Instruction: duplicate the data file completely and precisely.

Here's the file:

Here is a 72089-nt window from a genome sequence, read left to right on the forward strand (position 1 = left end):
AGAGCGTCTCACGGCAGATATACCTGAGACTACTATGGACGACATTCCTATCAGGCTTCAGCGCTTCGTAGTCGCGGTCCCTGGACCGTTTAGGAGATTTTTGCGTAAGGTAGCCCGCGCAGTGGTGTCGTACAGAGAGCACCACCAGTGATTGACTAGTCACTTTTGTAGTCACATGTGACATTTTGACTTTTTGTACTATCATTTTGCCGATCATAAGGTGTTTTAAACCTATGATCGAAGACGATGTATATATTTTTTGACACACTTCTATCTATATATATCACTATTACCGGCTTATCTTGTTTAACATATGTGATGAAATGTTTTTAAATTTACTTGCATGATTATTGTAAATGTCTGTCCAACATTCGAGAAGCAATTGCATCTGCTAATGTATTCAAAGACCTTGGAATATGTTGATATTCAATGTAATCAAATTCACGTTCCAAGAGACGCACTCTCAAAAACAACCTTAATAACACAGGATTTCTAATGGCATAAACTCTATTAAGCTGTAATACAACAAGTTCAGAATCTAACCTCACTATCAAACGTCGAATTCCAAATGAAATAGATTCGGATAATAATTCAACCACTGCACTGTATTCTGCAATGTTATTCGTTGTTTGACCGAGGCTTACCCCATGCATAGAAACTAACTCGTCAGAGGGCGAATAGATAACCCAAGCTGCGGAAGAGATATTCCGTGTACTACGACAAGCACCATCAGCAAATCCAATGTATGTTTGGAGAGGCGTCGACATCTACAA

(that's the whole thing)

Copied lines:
Here is a 72089-nt window from a genome sequence, read left to right on the forward strand (position 1 = left end):
AGAGCGTCTCACGGCAGATATACCTGAGACTACTATGGACGACATTCCTATCAGGCTTCAGCGCTTCGTAGTCGCGGTCCCTGGACCGTTTAGGAGATTTTTGCGTAAGGTAGCCCGCGCAGTGGTGTCGTACAGAGAGCACCACCAGTGATTGACTAGTCACTTTTGTAGTCACATGTGACATTTTGACTTTTTGTACTATCATTTTGCCGATCATAAGGTGTTTTAAACCTATGATCGAAGACGATGTATATATTTTTTGACACACTTCTATCTATATATATCACTATTACCGGCTTATCTTGTTTAACATATGTGATGAAATGTTTTTAAATTTACTTGCATGATTATTGTAAATGTCTGTCCAACATTCGAGAAGCAATTGCATCTGCTAATGTATTCAAAGACCTTGGAATATGTTGATATTCAATGTAATCAAATTCACGTTCCAAGAGACGCACTCTCAAAAACAACCTTAATAACACAGGATTTCTAATGGCATAAACTCTATTAAGCTGTAATACAACAAGTTCAGAATCTAACCTCACTATCAAACGTCGAATTCCAAATGAAATAGATTCGGATAATAATTCAACCACTGCACTGTATTCTGCAATGTTATTCGTTGTTTGACCGAGGCTTACCCCATGCATAGAAACTAACTCGTCAGAGGGCGAATAGATAACCCAAGCTGCGGAAGAGATATTCCGTGTACTACGACAAGCACCATCAGCAAATCCAATGTATGTTTGGAGAGGCGTCGACATCTACAA